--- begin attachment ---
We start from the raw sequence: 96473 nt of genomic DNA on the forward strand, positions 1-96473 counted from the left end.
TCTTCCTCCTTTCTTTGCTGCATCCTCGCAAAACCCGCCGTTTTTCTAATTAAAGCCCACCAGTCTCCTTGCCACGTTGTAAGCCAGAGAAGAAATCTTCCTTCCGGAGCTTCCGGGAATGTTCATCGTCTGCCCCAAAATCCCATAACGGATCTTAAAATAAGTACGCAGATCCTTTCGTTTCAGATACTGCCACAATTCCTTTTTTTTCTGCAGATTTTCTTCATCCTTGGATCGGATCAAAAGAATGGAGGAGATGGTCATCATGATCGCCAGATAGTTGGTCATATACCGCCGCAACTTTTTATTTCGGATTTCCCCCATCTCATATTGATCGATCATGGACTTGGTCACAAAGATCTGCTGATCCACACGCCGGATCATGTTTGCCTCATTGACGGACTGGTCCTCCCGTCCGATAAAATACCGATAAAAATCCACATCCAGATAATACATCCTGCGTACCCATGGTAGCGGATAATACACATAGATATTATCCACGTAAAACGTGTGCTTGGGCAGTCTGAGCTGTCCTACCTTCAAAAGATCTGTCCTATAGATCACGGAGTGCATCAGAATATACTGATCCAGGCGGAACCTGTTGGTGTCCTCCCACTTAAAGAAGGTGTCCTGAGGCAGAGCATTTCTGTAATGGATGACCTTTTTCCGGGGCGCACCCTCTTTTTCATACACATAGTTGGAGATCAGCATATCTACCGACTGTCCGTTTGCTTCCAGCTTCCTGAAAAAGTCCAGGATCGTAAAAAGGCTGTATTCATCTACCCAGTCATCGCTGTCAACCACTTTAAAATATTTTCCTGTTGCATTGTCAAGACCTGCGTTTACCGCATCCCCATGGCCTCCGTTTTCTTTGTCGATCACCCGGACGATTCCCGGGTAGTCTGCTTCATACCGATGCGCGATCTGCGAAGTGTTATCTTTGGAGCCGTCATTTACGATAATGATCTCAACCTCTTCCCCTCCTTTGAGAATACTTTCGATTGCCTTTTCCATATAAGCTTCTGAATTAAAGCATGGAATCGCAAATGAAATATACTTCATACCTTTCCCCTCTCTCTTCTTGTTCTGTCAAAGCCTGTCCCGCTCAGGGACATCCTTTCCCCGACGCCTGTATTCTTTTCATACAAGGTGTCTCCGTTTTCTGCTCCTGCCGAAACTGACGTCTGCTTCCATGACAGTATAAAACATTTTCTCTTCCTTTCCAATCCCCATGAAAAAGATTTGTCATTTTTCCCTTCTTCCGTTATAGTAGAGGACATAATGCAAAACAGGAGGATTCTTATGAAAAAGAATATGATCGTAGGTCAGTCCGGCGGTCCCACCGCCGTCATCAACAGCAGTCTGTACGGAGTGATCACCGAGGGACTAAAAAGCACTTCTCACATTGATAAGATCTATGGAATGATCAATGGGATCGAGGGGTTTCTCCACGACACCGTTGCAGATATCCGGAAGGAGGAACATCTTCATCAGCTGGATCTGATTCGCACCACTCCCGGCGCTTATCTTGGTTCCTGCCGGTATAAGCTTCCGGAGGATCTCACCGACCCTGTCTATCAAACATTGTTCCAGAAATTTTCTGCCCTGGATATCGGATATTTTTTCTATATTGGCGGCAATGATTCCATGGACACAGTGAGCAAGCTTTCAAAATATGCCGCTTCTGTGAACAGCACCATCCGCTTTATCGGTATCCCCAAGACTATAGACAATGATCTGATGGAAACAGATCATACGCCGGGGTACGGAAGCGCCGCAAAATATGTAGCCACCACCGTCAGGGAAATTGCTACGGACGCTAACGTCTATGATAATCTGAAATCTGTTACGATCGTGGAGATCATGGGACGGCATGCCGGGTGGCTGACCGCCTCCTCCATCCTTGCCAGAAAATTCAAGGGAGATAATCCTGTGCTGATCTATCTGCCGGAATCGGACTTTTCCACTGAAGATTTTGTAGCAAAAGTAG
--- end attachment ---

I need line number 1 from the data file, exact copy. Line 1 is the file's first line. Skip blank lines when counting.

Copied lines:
We start from the raw sequence: 96473 nt of genomic DNA on the forward strand, positions 1-96473 counted from the left end.